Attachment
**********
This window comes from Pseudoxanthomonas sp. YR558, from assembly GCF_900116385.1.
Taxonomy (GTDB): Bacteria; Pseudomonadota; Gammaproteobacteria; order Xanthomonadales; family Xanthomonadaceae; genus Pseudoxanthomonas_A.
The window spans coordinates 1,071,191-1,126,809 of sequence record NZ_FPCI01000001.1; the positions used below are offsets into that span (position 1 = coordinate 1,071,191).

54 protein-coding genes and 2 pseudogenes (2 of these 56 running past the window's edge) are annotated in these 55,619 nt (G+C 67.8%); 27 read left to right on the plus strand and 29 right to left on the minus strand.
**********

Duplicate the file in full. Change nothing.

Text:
This window comes from Pseudoxanthomonas sp. YR558, from assembly GCF_900116385.1.
Taxonomy (GTDB): Bacteria; Pseudomonadota; Gammaproteobacteria; order Xanthomonadales; family Xanthomonadaceae; genus Pseudoxanthomonas_A.
The window spans coordinates 1,071,191-1,126,809 of sequence record NZ_FPCI01000001.1; the positions used below are offsets into that span (position 1 = coordinate 1,071,191).

54 protein-coding genes and 2 pseudogenes (2 of these 56 running past the window's edge) are annotated in these 55,619 nt (G+C 67.8%); 27 read left to right on the plus strand and 29 right to left on the minus strand.